The French Bataclan Trial: What Lessons for the Prosecution of Mass Crimes at the ICC?

The French Bataclan Trial: What Lessons for the Prosecution of Mass Crimes at the ICC?

21.03.2023 18:00 – 20:00

Although criminal trials are primarily designed to repress individual acts, a new role has been emerging in the era of jihadist trials prosecuted in France. We can observe that criminal trials become a ‘forum’ giving voice to different actors in order to reconstruct a socio-historical phenomenon in all its complexity, as in truth commissions. These trials, and in particular the so-called ‘historical’ trials, such as the Bataclan trial, become a space where the defendants present their path to radicalization, the victims relate their trauma and expectations, the experts situate the phenomenon in a political, social and medical context, and the police and security services expose their work but also their difficulties. The rich narratives exposed by the different stakeholders, and most notably by the victims, are at the centre of this organic process, which is constantly developed by the actors themselves. Indeed, the larger the trial, the more we go beyond the initial objective of establishing only individual responsibility.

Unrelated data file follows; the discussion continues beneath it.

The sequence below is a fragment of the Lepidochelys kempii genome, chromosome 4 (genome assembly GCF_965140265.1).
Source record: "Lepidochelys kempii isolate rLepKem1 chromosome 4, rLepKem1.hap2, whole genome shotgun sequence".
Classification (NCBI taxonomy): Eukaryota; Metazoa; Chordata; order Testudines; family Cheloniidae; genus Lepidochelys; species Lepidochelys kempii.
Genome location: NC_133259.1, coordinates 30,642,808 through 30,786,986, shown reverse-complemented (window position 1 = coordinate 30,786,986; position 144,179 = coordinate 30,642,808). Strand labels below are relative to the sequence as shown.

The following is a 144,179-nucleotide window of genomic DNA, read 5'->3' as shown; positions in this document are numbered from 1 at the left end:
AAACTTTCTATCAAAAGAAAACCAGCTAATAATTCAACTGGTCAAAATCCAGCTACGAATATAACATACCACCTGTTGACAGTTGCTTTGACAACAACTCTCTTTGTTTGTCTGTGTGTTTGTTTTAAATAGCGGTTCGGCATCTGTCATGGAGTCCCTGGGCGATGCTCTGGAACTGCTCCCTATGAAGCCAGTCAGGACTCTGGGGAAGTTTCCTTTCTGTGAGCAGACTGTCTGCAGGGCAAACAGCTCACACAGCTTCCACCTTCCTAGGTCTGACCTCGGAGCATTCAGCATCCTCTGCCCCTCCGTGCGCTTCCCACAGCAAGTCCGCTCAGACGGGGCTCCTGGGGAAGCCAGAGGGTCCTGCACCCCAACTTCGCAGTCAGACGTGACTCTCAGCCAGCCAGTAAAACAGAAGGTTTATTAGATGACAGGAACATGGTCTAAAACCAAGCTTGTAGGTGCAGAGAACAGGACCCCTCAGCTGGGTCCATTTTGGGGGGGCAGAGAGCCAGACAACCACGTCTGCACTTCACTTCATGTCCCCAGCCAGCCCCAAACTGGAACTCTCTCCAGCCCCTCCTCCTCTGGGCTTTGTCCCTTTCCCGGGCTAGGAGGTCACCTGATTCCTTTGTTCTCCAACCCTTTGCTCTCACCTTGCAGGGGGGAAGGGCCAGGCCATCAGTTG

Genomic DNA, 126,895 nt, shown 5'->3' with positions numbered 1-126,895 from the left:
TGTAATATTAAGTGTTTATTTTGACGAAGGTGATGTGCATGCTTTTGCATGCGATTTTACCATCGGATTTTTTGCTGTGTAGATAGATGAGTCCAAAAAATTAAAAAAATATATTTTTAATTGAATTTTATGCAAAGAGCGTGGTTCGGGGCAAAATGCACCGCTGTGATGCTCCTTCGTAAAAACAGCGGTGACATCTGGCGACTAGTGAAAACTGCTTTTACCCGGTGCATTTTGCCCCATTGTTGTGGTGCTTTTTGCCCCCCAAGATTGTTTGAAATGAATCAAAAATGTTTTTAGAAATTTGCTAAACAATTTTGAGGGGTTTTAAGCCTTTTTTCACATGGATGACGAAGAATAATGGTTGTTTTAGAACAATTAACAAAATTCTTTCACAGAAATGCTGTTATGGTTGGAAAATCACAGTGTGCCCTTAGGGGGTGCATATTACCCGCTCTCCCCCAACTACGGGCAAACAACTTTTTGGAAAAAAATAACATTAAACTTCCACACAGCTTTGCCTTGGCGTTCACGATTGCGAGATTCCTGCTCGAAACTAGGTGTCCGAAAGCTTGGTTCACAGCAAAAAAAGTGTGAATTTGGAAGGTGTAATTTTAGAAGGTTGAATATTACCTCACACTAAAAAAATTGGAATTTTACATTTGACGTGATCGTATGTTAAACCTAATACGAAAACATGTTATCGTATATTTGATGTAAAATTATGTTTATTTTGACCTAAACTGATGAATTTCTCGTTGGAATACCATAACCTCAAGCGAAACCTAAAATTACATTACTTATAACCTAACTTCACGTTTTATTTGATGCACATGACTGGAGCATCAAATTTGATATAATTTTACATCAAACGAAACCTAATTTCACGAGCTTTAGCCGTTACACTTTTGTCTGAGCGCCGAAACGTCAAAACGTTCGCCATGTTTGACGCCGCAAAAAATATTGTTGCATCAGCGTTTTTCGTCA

Since 2017, Professor Sharon Weill has been examining with a multidisciplinary research group the role of French judges as transnational actors in the ‘fight against terrorism’ as well as the transformation of legal systems in the face of transnational jihadism. In this event, Professor Sharon Weill will discuss the results of her research conducted in French courts and will highlight the lesson that can be drawn for the work of the International Criminal Court.


Villa Moynier, 120B Rue de Lausanne, Geneva

Organisé par

Académie de droit international humanitaire et de droits humains

entrée libre


Catégorie: Conférence

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